Academic journal article International Education Studies

Causes of Gender Differences in Accounting Performance: Students' Perspective

Academic journal article International Education Studies

Causes of Gender Differences in Accounting Performance: Students' Perspective

Article excerpt

Abstract

This study employs the survey method to investigate the factors that cause academic differences between female and male students at the largest university in Botswana. The population of this research was the students of the last three years of the 4 year Bachelor of Accountancy degree programme at the University of Botswana. Anchored on the prior studies' indications that female students outperform their male counterparts in accounting examinations, the current study sought the views of the respondents on factors responsible for this phenomenon and their suggestions on how the gap may be bridged. This study revealed that the key factor explaining academic performance is individual's commitment and right attitude towards accounting studies. Respondents believe that female students perform better because they work harder and have better study ethics. Females attend more classes and tutorials, seek guidance on their studies from lecturers and participate more in class discussions than their male counterparts. Male students perform poorly because they lack enthusiasm towards studies and fail to balance social life and academic work while at school. The implications of this study are that male students need to re-examine their attitude towards education, class attendance and participation in academic activities in order to improve their grades. The society and the educational institutions need to become more vigilant in ensuring that males remain focused on positive learning while in school.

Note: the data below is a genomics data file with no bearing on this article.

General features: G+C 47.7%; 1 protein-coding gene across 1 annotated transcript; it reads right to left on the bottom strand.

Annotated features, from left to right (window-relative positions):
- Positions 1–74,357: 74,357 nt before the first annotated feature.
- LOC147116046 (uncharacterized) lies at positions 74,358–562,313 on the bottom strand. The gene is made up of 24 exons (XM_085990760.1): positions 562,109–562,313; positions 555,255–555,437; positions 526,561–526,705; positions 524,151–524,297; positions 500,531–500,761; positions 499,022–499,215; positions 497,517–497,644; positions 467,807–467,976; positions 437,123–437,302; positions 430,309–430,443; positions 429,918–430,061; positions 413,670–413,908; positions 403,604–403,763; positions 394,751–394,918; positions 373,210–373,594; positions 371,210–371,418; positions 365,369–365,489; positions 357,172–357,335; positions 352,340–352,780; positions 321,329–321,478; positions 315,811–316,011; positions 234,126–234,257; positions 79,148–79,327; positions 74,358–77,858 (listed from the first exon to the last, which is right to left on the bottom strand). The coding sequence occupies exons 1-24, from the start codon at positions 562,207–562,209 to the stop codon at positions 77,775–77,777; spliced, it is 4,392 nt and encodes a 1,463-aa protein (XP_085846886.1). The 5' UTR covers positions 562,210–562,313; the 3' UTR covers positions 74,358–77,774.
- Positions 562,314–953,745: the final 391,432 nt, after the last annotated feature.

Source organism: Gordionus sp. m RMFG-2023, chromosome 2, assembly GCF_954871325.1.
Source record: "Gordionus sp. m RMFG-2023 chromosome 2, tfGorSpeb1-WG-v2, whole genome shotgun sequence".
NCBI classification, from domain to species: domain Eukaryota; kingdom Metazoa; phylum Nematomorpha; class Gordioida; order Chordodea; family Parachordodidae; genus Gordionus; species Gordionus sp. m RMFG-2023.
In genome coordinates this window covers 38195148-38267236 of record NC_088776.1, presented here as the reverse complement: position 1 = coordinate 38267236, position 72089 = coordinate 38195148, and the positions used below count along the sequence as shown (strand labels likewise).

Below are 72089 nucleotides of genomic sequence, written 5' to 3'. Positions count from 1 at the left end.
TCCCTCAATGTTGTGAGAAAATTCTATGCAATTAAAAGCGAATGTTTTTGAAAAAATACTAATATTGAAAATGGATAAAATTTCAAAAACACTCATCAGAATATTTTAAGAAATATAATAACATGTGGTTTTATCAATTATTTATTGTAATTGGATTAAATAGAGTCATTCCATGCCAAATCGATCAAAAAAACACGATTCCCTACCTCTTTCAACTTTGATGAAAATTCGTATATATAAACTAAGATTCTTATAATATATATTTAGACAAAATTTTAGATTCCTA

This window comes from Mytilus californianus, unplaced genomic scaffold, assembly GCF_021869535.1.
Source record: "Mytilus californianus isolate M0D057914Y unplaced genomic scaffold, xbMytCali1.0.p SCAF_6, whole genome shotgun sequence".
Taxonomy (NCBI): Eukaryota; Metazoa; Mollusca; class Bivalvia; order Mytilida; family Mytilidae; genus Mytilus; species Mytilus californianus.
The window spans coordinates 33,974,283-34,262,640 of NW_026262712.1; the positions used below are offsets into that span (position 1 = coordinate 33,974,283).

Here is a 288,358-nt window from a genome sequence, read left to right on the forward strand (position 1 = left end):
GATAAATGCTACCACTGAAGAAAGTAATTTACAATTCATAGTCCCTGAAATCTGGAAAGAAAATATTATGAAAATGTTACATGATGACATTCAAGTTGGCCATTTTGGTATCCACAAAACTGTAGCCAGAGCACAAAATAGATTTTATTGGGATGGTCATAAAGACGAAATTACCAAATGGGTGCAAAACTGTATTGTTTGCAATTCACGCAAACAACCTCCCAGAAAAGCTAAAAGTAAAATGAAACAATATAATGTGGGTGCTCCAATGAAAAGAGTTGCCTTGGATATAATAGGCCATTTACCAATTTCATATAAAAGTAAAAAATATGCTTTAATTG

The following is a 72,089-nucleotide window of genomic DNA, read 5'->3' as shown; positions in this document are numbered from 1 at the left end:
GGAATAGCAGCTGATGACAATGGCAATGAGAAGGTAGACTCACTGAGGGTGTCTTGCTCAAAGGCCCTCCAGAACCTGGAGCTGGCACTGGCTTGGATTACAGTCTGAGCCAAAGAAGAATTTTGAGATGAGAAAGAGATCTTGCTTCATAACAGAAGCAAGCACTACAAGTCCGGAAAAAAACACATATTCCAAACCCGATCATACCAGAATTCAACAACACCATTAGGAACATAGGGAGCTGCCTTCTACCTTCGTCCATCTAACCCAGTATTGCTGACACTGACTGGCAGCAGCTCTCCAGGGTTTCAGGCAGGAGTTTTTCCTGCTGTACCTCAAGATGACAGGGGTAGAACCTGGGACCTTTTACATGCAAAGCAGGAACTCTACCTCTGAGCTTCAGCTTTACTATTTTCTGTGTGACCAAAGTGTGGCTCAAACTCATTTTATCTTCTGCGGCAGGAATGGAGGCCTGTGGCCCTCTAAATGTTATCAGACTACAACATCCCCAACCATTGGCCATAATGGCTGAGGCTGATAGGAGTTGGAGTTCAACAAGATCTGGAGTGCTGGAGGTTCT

Keywords: academic performance, accounting students, female students, gender, male students, University of Botswana

1. Introduction

1.1 Introducing the Study

Numerous studies have identified gender as one of the factors that explain academic performance (e.g. Bagamery, Lasik & Nixon, 2005; Black & Duhon, 2003; Gracia & Jenkins, 2002). However, research results regarding which gender group performs better than the other and which factors explain the performance gap between genders have not yielded conclusive results. Traditionally, males' academic achievement was considered superior to that of females especially in mathematics and sciences because of higher levels of innate spatial ability (Benbow & Stanley, 1980). At the same time, females' performance was placed above their male counterparts in language because of their greater verbal and reasoning abilities (Wilberg & Lynn, 1999). However, Estronaut (1999) highlighted that studies that have found a gap between men and women's cognitive abilities have also found much more overlap. They observed that a man can grasp the skills of language just as well as a female. Similarly, many women excel in spatial skills. These observations point to the underlying complexity of the factors explaining the gender differences in education attainment and this is what has prompted the current study.

The current thinking is that gender difference in academic performance is not solely attributed to innate differences in males and females. But there are other numerous factors influencing educational ability, including, but not limited to, economic, cultural, social, and differences in educational systems and techniques (Gallagher, 2001). Factors which have been linked with accounting attainment at tertiary level include entry qualification and general ability (Jackling & Anderson, 1998), prior accounting knowledge (Balwin & Howe, 1982; Bergin 1983; Mitchell, 1988); class size, attributes of the teacher and complexity of the course (Naser & Peel, 1998) and age, tuition and study material (Roos, 2009). Despite the complexity of factors influencing intellectual achievement, a number of studies are pointing to the evidence that gender is associated with academic performance and females are increasingly outperforming males even in the subjects which were traditionally dominated by males (Dayioglu & Turnt-Asik, 2004, Gallagher, 2001, University Council and General Board, 2001). …

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